A mobile security expert in Germany says he found a flaw in the encryption technology of some mobile phone SIM cards holding personal and payment details.

Karsten Nohl, founder of Security Research Labs in Berlin, told The New York Times he was able to access the SIM card digital key and send a virus to the card through a text message.

The hack allowed Nohl to eavesdrop on calls and make mobile payments through the phone. In some mobile payment models, the SIM card on the handset holds a consumer's personal and payment card data. In other models, those details are stored in a cloud-based server.

Nohl predicts that as many as 750 million mobile phone users could be affected by such a hack, and he plans to advise technology companies how to protect against this attack at the Black Hat conference on July 31 and Aug. 1 in Las Vegas. Security Research Labs also has posted information about the findings on its website.

"We can remotely install software on a handset that operates completely independently from your phone," Nohl told the Times. "We can spy on you."

Nohl shared his research with the Global System for Mobile Communication Association, which in turn has alerted network providers and SIM vendors about the older data encryption standard, or D.E.S., that Nohl was able to hack, according to the Times. Two prominent SIM card providers — Gemalto, a Dutch company, and Giesecke & Devrient, based in Germany — acknowledged to the Times that they received information from the association related to Nohl's findings.

Gemalto said it was studying Nohl's first outline, while Giesecke & Devrient told the Times that it had begun to phase out SIM cards using the D.E.S. encryption in 2008, and that its SIM card would not be vulnerable to the attacks that Nohl used.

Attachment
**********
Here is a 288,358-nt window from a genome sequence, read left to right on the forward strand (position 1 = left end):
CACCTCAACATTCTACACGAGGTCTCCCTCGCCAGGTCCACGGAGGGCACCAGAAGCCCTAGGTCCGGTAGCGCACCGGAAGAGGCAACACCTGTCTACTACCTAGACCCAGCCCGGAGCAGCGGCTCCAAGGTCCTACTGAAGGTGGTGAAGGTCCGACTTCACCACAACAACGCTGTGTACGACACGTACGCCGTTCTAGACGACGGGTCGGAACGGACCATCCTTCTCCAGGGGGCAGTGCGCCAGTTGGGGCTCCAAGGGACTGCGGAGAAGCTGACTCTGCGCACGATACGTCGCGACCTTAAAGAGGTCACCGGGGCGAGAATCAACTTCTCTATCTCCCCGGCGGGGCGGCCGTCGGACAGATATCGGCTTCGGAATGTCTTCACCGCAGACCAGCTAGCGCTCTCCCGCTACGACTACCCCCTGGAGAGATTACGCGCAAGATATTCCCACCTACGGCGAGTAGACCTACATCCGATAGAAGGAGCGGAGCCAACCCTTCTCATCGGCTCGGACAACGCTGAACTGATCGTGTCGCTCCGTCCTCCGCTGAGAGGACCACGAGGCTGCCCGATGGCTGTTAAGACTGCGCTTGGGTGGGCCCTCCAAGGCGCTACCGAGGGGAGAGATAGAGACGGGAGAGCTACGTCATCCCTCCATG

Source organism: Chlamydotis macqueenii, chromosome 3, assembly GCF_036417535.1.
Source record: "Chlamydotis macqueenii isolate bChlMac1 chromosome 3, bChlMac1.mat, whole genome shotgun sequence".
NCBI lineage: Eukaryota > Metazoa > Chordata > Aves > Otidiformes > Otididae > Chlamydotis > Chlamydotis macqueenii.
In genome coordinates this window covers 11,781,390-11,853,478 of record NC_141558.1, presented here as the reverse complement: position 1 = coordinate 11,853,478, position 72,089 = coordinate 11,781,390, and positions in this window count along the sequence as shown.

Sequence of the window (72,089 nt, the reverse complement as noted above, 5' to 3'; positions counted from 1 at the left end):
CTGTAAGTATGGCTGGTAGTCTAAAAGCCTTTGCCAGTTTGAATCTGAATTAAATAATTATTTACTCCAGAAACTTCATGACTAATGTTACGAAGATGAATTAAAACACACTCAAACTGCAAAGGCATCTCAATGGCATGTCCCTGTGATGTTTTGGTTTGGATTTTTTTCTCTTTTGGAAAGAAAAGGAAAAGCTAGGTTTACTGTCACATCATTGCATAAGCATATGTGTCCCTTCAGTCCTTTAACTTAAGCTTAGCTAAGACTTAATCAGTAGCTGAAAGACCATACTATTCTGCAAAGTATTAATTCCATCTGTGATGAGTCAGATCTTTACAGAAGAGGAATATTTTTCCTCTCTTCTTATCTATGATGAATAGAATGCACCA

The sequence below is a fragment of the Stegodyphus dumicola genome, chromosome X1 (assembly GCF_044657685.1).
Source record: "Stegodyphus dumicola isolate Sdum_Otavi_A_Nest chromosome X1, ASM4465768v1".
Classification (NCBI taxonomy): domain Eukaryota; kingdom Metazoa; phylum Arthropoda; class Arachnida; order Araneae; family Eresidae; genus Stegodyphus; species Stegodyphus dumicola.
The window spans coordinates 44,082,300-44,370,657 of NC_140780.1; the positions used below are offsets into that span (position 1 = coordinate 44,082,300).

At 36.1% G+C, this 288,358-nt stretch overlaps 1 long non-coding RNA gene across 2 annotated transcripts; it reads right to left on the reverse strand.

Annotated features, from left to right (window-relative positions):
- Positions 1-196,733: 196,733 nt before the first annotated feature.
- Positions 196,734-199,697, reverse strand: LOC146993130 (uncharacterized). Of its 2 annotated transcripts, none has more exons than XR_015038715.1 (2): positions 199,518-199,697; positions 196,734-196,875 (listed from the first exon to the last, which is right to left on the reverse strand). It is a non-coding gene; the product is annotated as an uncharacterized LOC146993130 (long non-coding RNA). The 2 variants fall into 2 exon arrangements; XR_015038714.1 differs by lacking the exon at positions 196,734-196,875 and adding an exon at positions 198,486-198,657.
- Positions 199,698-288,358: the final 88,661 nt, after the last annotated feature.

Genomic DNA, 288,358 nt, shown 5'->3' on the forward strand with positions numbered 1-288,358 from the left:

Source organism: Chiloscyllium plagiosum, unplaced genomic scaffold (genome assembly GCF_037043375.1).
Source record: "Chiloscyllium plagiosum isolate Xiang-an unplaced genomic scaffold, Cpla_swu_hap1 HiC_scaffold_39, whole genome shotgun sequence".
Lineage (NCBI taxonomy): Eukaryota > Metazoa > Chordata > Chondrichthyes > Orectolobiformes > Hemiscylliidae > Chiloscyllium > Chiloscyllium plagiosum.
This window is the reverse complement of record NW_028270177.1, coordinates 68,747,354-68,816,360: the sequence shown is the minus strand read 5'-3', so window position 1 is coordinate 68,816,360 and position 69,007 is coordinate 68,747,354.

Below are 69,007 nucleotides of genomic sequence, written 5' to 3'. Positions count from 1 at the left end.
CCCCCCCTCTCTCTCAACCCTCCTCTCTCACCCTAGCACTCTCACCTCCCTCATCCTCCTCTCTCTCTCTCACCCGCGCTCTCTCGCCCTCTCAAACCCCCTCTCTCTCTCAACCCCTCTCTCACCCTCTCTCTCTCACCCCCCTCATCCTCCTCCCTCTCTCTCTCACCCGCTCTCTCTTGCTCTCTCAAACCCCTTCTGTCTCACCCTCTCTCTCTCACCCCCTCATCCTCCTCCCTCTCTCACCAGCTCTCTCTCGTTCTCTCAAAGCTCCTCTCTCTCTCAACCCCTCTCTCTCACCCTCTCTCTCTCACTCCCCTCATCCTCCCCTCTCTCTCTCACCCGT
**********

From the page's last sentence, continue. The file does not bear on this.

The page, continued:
Nohl told the Times such a hack would allow a criminal to steal data from the SIM card, steal the consumer's mobile identity, and charge payments to a mobile account. Nohl could not be reached for comment prior to deadline.

Security Research Labs says chipmakers and SIM card vendors can defend against potential exploitation by using "state-of-art cryptography with sufficiently long keys" and implementing secure Java virtual machines.

In addition, handsets need an additional text-message firewall that users could set up to allow messaging service from trusted sources, while discarding others, the lab says.

Finally, mobile networks also should provide text-message filtering for binary data messages, which appear directly on a phone's screen rather than a message inbox.

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